Shakespeare and the Idea of the Book
The "book" - both material and metaphoric - is strewn throughout Shakespeare's plays: it is held by Hamlet as he turns through revenge to madness; buried deep in the mudded ooze by Prospero when he has shaken out his art like music and violence; it is forced by Richard II to withstand the mortality of deposition, fetishised by lovers, tormented by pedagogues, lost by kings, written by the alienated, and hung about war with the blood of lost voices. The 'book' begins and ends Shakespeare's dramatic career as change itself, standing the distance between violence and hope, between holding and losing. Shakespeare and the Idea of the Book is about the book in Shakespeare's plays. Focusing on seven plays, not only for the chronology and range they present, but also for their particular relationship to the book - whether it is political or humanist, cognitive or illusory, satirical or sexual, spiritual or secular, social or subjective - Scott argues that the book on stage, its literal and semantic presence, offers one of the most articulate and developed hermeneutic tools available for the study of early modern English culture.
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Give me that glass and therein will I read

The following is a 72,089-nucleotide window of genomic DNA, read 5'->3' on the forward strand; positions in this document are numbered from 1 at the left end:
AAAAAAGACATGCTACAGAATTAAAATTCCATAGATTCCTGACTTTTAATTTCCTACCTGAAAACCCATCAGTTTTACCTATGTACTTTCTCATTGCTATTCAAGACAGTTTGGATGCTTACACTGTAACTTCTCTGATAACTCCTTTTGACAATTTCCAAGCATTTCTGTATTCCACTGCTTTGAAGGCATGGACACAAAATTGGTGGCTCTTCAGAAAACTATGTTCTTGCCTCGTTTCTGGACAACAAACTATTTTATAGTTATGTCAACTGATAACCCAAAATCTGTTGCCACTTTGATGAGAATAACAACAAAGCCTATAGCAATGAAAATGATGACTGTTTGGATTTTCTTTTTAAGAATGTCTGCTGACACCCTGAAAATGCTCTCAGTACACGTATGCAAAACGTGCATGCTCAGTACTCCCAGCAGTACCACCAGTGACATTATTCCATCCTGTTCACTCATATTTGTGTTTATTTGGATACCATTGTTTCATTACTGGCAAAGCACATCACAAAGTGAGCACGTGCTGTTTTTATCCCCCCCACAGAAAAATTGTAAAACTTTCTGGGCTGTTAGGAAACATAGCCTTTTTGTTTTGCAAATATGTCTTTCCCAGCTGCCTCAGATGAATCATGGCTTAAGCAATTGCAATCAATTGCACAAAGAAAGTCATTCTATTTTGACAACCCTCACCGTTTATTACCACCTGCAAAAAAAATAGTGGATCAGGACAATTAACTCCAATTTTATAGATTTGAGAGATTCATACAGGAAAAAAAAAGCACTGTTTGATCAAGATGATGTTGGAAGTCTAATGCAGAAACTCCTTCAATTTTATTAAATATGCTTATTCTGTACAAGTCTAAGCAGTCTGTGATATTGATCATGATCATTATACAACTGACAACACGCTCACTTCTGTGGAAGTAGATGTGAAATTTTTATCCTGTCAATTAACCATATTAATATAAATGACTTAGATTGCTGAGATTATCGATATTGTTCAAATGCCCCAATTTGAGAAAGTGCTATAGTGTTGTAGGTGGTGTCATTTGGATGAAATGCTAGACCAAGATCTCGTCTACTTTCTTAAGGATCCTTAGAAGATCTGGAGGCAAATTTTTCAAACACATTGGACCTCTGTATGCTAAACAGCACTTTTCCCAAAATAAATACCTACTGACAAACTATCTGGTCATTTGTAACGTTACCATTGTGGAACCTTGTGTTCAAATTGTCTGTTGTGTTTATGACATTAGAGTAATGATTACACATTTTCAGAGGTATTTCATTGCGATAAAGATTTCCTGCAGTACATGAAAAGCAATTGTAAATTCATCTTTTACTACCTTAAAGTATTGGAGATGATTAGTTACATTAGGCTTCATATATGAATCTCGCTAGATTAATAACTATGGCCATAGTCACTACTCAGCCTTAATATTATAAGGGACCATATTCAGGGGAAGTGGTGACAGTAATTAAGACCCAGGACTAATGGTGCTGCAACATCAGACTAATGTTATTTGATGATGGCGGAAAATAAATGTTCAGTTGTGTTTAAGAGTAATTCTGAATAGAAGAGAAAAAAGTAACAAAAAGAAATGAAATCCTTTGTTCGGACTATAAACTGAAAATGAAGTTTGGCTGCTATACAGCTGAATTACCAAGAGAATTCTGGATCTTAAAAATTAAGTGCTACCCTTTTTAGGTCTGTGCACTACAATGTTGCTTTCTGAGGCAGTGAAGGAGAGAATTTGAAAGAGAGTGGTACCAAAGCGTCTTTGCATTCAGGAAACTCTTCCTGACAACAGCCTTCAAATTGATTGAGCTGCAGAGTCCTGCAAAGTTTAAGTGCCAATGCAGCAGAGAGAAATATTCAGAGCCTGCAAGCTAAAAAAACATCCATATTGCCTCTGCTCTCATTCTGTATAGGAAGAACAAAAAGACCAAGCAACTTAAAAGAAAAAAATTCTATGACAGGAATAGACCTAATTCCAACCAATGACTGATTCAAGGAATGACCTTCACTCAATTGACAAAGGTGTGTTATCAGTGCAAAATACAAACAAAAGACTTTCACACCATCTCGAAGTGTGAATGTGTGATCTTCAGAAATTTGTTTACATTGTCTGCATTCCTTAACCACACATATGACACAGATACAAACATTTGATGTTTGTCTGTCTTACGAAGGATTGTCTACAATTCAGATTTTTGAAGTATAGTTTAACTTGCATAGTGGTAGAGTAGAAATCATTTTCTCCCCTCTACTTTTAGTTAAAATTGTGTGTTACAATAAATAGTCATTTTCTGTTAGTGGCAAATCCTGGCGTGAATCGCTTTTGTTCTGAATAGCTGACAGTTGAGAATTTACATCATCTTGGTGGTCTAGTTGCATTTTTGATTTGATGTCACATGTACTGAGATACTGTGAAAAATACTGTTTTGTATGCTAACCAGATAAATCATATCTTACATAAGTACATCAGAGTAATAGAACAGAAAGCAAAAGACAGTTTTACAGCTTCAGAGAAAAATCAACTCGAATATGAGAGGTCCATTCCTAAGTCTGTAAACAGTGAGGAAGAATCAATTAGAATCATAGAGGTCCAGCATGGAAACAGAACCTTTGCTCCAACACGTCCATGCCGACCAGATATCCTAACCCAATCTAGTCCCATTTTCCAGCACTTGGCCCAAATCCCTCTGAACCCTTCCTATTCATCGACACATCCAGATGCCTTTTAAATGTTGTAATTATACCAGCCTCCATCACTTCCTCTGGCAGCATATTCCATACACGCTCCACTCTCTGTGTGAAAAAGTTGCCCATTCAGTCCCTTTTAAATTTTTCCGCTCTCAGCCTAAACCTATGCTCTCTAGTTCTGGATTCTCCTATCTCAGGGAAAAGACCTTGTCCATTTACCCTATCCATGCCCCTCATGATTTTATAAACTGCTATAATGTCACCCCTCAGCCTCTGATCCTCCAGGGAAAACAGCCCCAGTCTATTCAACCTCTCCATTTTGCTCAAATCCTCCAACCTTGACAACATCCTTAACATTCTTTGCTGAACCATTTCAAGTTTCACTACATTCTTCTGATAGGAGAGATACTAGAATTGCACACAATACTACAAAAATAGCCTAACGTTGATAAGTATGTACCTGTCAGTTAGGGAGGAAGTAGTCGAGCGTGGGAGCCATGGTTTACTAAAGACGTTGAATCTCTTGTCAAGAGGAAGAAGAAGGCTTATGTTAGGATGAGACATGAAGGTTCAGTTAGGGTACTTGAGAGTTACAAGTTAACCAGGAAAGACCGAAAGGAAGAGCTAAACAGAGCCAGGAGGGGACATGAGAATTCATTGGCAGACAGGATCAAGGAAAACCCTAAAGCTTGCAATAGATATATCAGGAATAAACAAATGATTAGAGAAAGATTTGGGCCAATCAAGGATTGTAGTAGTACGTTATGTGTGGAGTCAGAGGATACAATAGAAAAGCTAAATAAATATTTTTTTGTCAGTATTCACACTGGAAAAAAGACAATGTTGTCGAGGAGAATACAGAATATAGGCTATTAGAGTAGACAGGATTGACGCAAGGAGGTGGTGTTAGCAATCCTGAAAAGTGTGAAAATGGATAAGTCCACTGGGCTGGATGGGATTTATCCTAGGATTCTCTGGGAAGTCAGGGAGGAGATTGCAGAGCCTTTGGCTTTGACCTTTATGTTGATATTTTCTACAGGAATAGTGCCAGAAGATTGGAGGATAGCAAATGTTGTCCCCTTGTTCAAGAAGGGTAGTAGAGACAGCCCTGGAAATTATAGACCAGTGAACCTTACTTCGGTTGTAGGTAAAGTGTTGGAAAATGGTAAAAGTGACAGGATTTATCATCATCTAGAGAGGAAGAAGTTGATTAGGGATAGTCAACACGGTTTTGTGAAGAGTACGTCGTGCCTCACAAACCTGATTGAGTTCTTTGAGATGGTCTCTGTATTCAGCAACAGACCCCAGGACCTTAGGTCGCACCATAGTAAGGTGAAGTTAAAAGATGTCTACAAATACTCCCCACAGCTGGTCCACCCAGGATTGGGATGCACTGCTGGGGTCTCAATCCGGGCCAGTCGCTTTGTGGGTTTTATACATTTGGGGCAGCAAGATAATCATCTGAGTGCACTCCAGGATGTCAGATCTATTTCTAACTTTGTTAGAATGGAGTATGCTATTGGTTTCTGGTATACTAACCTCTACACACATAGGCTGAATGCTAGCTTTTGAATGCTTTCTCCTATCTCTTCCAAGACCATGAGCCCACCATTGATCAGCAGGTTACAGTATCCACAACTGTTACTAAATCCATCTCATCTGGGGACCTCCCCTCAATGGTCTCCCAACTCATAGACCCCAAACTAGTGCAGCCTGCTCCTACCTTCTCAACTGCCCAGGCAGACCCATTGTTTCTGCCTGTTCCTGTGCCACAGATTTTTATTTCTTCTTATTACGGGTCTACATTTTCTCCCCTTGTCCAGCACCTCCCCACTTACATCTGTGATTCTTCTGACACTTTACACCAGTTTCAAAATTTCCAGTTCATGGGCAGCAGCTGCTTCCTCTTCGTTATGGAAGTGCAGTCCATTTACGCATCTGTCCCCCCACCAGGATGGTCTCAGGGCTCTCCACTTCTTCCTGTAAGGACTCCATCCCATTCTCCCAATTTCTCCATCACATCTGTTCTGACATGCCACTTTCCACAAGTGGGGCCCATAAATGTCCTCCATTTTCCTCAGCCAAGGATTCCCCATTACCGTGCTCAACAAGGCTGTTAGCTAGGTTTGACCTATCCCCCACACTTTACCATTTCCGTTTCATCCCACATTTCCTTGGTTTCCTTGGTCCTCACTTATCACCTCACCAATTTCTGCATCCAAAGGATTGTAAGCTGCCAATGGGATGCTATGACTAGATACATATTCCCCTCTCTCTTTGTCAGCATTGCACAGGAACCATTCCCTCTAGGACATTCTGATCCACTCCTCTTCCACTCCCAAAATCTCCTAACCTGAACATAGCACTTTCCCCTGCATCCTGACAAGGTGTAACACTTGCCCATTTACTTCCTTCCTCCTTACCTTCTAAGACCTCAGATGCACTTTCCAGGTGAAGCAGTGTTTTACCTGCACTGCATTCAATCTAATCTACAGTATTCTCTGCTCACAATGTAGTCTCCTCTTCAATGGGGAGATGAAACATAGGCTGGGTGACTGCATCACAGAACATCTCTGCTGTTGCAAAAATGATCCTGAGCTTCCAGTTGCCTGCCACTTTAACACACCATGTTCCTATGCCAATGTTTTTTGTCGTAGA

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actor allusions appears art of memory authority Berowne Berowne's Bianca Bible body book of heaven Caliban Cambridge University Press cognitive context cultural Cymbeline desire Despite discourse Doctor Faustus dramatic dream early modern Elizabethan emerge experience explore Faustus Faustus's Folio Francis Bacon Hamlet hath human humanist Iachimo icon idea illusion imagination Imogen Jonathan Bate king language Lavinia learning London Love's Labour's Lost lovers Lucentio material meaning memory Metamorphoses metaphorical mind Miranda mirror narrative nature observation on-stage Ophelia Ovid Ovid's performance Peter Greenaway play play's Polonius Posthumus Posthumus's potential presence printed Prospero Prospero's books reading reality recognize references reflection relationship Renaissance represent representation response rhetoric Richard role scene semiotic sexual Shakespeare's Shrew signifies silence Sonnet Sonnet 23 soul space stage Stephano story suggests symbolic synthesis Tempest textual theatre theatrical Titus Titus Andronicus translation truth visual Whilst women writing Young Lucius